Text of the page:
Linguistic “Inheritance Tracks”

May 10, 2022 by Alison Tunley

Get a Free Quote

Our Accreditations

  • ATA Logo
  • ATC Logo
  • BSI 9001 Logo
  • BSI 9001 Logo
  • DIN EN 15038 Logo

Recent Updates

Buckets and spoons: an etymological tour of death metaphors

The need to translate English into English is more common than you might imagine, where phrases of English are deployed in a foreign language and have taken on an alternative meaning that isn’t appropriate in actual English text. Read More

LinguisticThe Saturday Live show on BBC Radio 4 features a slot called “Inheritance Tracks”, in which a guest shares a piece of music they would like to recommend to future generations and a piece they have themselves inherited from a previous generation. I think this format would work well for a language programme too. Perhaps the producers of Word of Mouth could introduce a similar feature to celebrate the magic of family sayings and other linguistic inheritances.

Every family has their own intergenerational linguistic hand-me downs that form part of the fabric of everyday conversation. Sometimes these sayings become so embedded it is easy to forget that an outsider may find their meaning impenetrable. In my own family, the term for “doing stuff on a smartphone” is dib-dabbing, after my dad exclaimed about a decade ago “What is she dib-dabbing at now?” upon seeing me on my phone yet again. It is such a perfect formulation, my own kids have picked it up and it has even morphed into a noun form, as in “I’ve lost my dib-dabber” (I’ve lost my iPhone). A visiting friend enjoyed it so much, she also uses this phrase and reported it spreading among acquaintances. We are a long way off OED recognition, but who knows?

More classic inheritance phrases come from standard English but capture something of the individual who uttered them. My paternal grandmother Ethel would regularly appear from the kitchen, tea towel in hand, to mutter disapproval at some shaggy-haired 1970s footballer or snooker player on the TV, and her favourite assessments “Look at the state of him” and “What an article” are regularly quoted by us today more than a quarter of a century after her death. The Co-op (as in the grocery store) is always referred to as “the damn Co-op” in honour of Ethel’s husband Percy, who worked there for much of his life and was wryly critical and simultaneously protective of his former employer.

As well as coining the magnificent dib-dabbing, my dad’s preferred term for a small child is grommet. A quick hunt for the etymological origins of this word mostly imply that it is a surfing term, popularised in Australia in the 1970s. But I’m pretty sure my brother and I were regularly called grommets around the same time in mid-Wales, so I suspect the surfing term itself has deeper roots. The Oxford Reference offers a hint at this, saying that gromet was a term for a youth or servant in the British Navy, derived from medieval Latin gromettus. In The Language of Sailing (Richard Mayne, 2000), gromet is said to have referred to the boys who tended the ships in harbour in the days of the Cinque Ports. Alternative spellings include gromit, which is surely the inspiration in Wallace and Gromit.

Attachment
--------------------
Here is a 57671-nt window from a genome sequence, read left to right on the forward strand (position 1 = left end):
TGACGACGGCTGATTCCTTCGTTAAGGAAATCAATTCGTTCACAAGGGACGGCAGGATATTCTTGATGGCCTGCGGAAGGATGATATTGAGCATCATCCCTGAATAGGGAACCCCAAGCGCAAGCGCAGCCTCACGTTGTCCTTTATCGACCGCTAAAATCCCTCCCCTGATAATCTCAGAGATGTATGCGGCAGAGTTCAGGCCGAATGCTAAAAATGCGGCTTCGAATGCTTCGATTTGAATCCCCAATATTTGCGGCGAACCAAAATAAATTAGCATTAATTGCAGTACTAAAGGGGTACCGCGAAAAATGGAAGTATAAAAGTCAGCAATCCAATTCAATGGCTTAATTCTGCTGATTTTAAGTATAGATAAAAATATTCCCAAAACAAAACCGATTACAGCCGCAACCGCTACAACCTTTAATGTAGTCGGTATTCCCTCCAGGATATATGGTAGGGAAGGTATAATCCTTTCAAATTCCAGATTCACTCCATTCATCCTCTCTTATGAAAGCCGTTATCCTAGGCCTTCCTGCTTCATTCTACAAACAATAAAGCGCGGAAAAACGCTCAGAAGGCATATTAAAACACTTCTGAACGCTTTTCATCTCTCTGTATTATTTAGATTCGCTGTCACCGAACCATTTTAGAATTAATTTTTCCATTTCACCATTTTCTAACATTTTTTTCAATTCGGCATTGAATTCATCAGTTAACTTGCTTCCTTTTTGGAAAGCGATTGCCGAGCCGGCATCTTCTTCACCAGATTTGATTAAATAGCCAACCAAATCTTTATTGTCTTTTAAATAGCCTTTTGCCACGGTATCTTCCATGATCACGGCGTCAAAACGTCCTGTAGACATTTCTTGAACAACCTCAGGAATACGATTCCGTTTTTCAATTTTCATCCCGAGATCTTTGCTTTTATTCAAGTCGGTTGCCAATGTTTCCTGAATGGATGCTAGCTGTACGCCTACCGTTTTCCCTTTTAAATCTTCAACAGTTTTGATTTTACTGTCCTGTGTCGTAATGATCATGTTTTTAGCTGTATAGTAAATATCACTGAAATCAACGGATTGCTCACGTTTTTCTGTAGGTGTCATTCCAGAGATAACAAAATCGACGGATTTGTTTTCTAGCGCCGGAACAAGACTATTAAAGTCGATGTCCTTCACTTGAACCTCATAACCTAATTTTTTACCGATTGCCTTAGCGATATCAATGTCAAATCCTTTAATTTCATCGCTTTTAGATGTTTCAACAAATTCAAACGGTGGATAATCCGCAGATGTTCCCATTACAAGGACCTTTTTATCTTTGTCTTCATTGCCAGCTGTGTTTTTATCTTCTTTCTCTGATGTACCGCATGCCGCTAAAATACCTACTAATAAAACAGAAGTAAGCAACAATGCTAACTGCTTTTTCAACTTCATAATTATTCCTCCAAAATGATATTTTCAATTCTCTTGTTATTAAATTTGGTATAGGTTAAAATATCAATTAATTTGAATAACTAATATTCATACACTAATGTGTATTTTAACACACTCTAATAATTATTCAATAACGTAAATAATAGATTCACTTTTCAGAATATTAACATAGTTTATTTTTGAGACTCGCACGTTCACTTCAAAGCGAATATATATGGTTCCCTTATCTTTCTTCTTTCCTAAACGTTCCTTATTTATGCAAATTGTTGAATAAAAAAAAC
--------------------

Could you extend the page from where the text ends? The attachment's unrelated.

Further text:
For less obvious reasons, my dad also uses “Herbert” to refer to a small child. In the best linguistic tradition of borrowing and adapting, my partner has taken this and merged it with the Dr. Seuss title “Horton hears a Who” to create “Horton hears a Herbert”, a generic expression to be used whenever a parent can hear the noisy approach of a small child, perhaps galumphing merrily down the stairs or creating some other racket. I’m hopeful this will be a phrase to be handed on to the next generation.

Share This Post


Add Comment

Andreea Mohan

Taylor Wessing LLP

We are very pleased with the services provided by Rosetta Translations. They always send very prompt responses, transparent prices and deliver their work product at the highest standards.

More Testimonials

Jackie Brook, Sr Product Manager

American Express

Thank you very much for your prompt and efficient service.

More Testimonials

Conor McLarnon

Maximus Crushing and Screening

I have translated multiple projects with Rosetta now and I cannot emphasise how great the service they provide is; quality, turnaround time and pricing is the best I have found yet. The qualities of translations we receive are of the highest standard and communication from the start of a project to the end is consistent.

For a company looking into translations, I would highly recommend Rosetta as first pick, as the support and service they provide is first class.

More Testimonials

Get a Free Quote

© 2024 All Rights Reserved
Rosetta Translation, 133 Whitechapel High St, London E1 7QA · 0207 248 2905